1. Harry Potter and the Order of the Phoenix (2007)
Order of the Phoenix is the longest Harry Potter book and the shortest Harry Potter movie, and that's part of why it takes the top spot on this list. It may not be the showiest, but Phoenix is a film that knows exactly what tools it needs to tell its story, and what's better left behind. A lot of that's thanks to screenwriter Michael Goldenberg: Phoenix is the only Potter film not adapted by Steve Kloves, and the difference is remarkable. Kloves' Hermione favoritism tips the scales in her favor in the other films, but Phoenix feels like a true ensemble. Luna, Ginny, Neville, Cho, Seamus, Dean, Fred, and George all get their respective due, receding from the background to stand with Harry in solidarity after Voldemort returns and Hogwarts is infiltrated by the fascist Ministry of Magic. Unlike Kloves, Goldenberg understands the nuance of adolescent interaction, from the stubborn rivalry between Seamus and Harry, to the subtle glances of affection between Ron and Hermione at a Christmas dinner table.
The film also has a miraculous way of balancing the book's notoriously tricky material with a deft hand. Harry's moodiness is tempered and explained, unnecessary middle chapters are done away with entirely, and the final act inside the Ministry is whittled to its primal necessity. The death of Sirius is confidently effective without being overblown, and the final showdown between Dumbledore and Voldemort is sublime -- an anticipated confrontation that's brief but enormous.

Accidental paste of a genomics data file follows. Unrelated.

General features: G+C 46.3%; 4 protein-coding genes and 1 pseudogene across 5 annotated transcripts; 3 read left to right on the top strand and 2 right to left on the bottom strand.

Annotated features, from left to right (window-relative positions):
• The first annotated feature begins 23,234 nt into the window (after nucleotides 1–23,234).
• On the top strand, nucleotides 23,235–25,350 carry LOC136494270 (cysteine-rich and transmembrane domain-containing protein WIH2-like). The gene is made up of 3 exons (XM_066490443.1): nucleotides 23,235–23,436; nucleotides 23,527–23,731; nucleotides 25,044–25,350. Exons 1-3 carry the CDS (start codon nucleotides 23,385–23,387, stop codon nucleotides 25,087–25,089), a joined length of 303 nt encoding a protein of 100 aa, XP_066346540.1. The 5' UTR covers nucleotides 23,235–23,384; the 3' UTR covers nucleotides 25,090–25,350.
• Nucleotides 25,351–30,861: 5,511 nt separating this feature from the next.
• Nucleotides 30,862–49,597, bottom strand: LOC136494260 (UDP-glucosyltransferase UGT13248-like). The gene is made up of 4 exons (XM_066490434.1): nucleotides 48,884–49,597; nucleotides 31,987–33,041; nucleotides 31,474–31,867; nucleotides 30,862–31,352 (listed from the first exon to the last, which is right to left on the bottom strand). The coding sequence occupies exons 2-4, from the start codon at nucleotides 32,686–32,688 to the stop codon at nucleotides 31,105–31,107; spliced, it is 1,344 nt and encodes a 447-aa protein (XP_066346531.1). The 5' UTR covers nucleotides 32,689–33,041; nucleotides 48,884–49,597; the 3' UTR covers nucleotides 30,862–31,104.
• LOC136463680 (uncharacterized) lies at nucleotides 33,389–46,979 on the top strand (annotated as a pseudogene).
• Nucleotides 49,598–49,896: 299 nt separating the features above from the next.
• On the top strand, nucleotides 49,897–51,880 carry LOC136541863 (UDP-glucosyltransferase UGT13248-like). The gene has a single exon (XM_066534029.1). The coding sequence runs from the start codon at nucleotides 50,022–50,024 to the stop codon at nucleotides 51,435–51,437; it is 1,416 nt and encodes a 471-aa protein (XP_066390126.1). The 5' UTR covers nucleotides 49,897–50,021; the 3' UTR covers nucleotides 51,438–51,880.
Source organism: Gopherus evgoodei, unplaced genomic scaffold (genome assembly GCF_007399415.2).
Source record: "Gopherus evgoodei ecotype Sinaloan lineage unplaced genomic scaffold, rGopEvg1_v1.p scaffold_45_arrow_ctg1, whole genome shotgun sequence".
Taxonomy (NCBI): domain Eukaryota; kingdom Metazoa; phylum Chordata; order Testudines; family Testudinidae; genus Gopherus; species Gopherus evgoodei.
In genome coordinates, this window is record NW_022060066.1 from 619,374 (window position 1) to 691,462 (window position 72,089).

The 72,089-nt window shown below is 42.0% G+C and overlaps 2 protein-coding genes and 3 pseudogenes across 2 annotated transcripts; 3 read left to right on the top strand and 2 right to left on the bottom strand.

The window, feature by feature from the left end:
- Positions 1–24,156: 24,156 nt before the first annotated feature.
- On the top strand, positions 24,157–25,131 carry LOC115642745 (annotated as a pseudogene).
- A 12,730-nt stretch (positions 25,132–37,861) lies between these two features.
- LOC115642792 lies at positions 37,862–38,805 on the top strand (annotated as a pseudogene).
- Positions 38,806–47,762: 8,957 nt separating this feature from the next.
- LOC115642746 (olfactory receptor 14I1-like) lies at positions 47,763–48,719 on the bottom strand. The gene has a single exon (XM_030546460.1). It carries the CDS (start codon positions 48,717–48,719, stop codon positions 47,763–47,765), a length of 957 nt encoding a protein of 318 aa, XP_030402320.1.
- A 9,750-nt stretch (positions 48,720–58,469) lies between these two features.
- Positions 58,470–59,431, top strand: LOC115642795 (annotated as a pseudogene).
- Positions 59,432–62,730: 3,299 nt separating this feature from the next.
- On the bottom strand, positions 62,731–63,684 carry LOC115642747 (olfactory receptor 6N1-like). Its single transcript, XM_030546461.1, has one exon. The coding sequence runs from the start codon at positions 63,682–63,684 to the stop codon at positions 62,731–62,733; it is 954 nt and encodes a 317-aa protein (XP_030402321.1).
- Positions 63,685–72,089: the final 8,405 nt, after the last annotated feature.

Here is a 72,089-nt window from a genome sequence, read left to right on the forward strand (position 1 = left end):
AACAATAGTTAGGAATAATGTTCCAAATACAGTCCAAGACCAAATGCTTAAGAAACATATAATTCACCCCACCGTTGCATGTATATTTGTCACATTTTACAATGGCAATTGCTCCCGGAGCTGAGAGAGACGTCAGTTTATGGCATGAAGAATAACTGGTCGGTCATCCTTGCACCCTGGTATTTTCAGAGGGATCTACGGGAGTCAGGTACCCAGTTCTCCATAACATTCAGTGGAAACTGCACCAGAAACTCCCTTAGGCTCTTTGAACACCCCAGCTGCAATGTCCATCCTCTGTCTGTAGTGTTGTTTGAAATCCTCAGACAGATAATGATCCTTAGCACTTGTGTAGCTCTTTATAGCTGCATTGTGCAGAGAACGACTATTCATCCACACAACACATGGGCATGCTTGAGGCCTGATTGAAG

But the best part of Phoenix is Imelda Staunton's Dolores Umbridge, the most horrifying Potter villain there is, including Voldemort. She's a snake in pink tweed, an advantageous xenophobe whose pure-blood privilege sees her through the ranks she'd be otherwise unqualified for. She's the Paul Ryan to Voldemort's Trump, a maniacal puppeteer of regulation and restrictive order. Phoenix balances her tyrannical rage with the solidarity of young people trapped in an oppressive institution who refuse to stay silent. It's the Potter movie with the most to say, and it says it loud and clear.